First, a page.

One Thanksgiving, I got up before dawn to start cooking, only to discover my husband had used the last of the eggs without telling me. The grocery stores were closed because of the holiday. I went to both the 24-hour pharmacies in my neighborhood, only to discover they were both sold out. So I drove to the gas station. First, it was packed at still-dark thirty in the morning. Secondly they had what I needed, but at nearly four times the price I would normally pay. I was in a bind, though so I forked over the money.
Yesterday was Amazon Prime Day. I’m not a huge online shopper, but even I took advantage of one of those deals. I’m not sure of what all Prime Day entails, other than good deals and free shipping. I think there’s more to it than that, but I’m not really sure.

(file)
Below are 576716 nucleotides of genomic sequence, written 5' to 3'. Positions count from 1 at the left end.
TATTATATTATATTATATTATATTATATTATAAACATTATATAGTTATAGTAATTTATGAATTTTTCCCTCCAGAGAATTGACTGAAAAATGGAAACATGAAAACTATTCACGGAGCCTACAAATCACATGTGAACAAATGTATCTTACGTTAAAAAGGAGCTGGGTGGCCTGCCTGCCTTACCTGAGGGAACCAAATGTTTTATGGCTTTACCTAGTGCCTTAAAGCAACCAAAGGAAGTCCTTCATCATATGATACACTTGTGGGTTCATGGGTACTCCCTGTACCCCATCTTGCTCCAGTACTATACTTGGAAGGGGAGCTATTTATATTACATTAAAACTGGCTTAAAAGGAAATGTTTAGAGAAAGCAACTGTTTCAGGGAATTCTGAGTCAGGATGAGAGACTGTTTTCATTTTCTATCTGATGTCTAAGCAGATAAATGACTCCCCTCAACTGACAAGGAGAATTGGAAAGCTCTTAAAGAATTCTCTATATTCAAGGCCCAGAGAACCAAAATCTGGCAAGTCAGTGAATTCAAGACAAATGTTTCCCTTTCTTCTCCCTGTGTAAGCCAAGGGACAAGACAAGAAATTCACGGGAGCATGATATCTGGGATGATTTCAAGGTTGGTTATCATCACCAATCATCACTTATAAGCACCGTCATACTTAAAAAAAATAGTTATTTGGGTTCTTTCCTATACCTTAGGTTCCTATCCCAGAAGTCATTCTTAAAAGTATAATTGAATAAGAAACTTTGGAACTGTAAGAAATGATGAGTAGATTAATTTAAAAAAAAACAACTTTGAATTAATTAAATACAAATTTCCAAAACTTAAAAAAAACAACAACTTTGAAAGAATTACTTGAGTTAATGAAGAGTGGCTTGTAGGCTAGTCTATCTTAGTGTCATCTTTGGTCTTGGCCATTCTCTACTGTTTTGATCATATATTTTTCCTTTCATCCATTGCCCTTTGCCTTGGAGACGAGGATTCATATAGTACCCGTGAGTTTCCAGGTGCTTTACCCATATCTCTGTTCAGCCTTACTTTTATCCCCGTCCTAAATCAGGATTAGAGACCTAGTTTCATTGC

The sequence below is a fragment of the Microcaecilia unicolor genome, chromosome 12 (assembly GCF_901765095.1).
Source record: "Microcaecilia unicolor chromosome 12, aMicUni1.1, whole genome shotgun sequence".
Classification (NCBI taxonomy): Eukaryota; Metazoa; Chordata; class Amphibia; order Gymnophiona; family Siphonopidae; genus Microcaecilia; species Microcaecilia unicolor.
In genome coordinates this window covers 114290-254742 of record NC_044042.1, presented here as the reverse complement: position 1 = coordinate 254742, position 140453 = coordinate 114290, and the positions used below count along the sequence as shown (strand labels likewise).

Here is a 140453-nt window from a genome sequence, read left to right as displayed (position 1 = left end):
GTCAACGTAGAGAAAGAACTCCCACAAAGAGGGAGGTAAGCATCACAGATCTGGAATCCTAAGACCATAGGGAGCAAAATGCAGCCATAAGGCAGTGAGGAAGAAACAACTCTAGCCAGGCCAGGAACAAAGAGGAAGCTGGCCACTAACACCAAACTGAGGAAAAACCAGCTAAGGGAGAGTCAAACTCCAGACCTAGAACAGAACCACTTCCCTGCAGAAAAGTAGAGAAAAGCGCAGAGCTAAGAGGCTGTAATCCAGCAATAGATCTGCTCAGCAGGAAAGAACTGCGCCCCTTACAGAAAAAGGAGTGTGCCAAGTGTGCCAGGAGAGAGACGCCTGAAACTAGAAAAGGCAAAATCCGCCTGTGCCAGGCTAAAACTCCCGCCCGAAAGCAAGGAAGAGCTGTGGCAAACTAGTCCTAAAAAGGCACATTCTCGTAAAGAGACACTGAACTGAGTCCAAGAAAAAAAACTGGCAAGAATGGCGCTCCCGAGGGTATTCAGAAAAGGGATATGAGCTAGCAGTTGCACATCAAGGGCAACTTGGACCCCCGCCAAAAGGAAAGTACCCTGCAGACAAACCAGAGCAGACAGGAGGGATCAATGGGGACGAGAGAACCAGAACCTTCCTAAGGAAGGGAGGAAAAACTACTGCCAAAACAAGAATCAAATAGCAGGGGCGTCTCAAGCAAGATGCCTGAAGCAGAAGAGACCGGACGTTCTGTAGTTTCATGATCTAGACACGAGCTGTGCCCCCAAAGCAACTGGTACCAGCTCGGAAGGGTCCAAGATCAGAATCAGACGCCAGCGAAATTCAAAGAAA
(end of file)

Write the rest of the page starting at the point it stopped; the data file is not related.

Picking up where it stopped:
Anyway, I know a few people who love online shopping. It saves them time and energy. It’s convenient. But I know from experience that convenience costs, so I started looking at ways that society is paying for this relatively new way of shopping.
I didn’t have to look further than my nearest shopping malls. There were several empty store fronts, and several more with “store closing” signs in the windows. That may not seem like a huge deal, but as a kid who bloomed in the 1990s, it’s painful to watch.
Malls were the epicenter of our existence as teenagers. There was no social calendar that did not include hanging out at the mall. Many of us began our work lives at these retail locations. And where else were we supposed to get a warm pretzel and liquid gold to dip it in. Malls were our lives. (Side note: I currently own two board games centered around mall shopping: Meet me at the Mall and Mall Madness. My love for the mall is real.)
Sure, shopping from the comfort of your home has its advantages. But we will ultimately have to pay the price. Brick and mortar stores are on the chopping block first. But what’s next? How much are you willing to give up for your own convenience?